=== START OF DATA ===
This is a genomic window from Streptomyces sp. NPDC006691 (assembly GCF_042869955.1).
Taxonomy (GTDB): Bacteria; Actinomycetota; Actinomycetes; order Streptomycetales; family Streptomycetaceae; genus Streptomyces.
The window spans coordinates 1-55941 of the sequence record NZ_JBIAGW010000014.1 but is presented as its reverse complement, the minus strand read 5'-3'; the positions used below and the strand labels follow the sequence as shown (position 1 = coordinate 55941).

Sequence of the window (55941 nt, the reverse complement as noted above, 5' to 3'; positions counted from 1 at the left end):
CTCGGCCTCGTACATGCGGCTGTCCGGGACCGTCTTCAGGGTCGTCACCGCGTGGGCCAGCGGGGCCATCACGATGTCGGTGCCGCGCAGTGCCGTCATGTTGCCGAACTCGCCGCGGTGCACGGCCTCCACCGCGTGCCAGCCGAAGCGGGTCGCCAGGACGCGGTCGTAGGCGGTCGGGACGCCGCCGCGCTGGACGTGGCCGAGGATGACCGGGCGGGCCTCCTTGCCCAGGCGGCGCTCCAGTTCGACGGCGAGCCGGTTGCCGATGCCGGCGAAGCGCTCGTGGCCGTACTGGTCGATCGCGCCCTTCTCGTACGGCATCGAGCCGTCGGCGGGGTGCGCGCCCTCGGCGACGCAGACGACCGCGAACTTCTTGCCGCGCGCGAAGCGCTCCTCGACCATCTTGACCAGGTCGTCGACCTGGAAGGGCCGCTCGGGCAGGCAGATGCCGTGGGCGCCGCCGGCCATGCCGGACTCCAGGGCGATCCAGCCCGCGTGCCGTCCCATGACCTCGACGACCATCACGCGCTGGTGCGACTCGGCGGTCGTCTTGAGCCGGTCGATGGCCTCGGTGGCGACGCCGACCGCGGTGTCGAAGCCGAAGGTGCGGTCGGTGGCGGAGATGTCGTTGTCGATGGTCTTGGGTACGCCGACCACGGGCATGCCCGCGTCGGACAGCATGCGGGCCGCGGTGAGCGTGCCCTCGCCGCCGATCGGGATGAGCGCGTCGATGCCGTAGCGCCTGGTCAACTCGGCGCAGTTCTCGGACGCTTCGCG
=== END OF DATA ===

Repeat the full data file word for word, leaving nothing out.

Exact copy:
This is a genomic window from Streptomyces sp. NPDC006691 (assembly GCF_042869955.1).
Taxonomy (GTDB): Bacteria; Actinomycetota; Actinomycetes; order Streptomycetales; family Streptomycetaceae; genus Streptomyces.
The window spans coordinates 1-55941 of the sequence record NZ_JBIAGW010000014.1 but is presented as its reverse complement, the minus strand read 5'-3'; the positions used below and the strand labels follow the sequence as shown (position 1 = coordinate 55941).

Sequence of the window (55941 nt, the reverse complement as noted above, 5' to 3'; positions counted from 1 at the left end):
CTCGGCCTCGTACATGCGGCTGTCCGGGACCGTCTTCAGGGTCGTCACCGCGTGGGCCAGCGGGGCCATCACGATGTCGGTGCCGCGCAGTGCCGTCATGTTGCCGAACTCGCCGCGGTGCACGGCCTCCACCGCGTGCCAGCCGAAGCGGGTCGCCAGGACGCGGTCGTAGGCGGTCGGGACGCCGCCGCGCTGGACGTGGCCGAGGATGACCGGGCGGGCCTCCTTGCCCAGGCGGCGCTCCAGTTCGACGGCGAGCCGGTTGCCGATGCCGGCGAAGCGCTCGTGGCCGTACTGGTCGATCGCGCCCTTCTCGTACGGCATCGAGCCGTCGGCGGGGTGCGCGCCCTCGGCGACGCAGACGACCGCGAACTTCTTGCCGCGCGCGAAGCGCTCCTCGACCATCTTGACCAGGTCGTCGACCTGGAAGGGCCGCTCGGGCAGGCAGATGCCGTGGGCGCCGCCGGCCATGCCGGACTCCAGGGCGATCCAGCCCGCGTGCCGTCCCATGACCTCGACGACCATCACGCGCTGGTGCGACTCGGCGGTCGTCTTGAGCCGGTCGATGGCCTCGGTGGCGACGCCGACCGCGGTGTCGAAGCCGAAGGTGCGGTCGGTGGCGGAGATGTCGTTGTCGATGGTCTTGGGTACGCCGACCACGGGCATGCCCGCGTCGGACAGCATGCGGGCCGCGGTGAGCGTGCCCTCGCCGCCGATCGGGATGAGCGCGTCGATGCCGTAGCGCCTGGTCAACTCGGCGCAGTTCTCGGACGCTTCGCG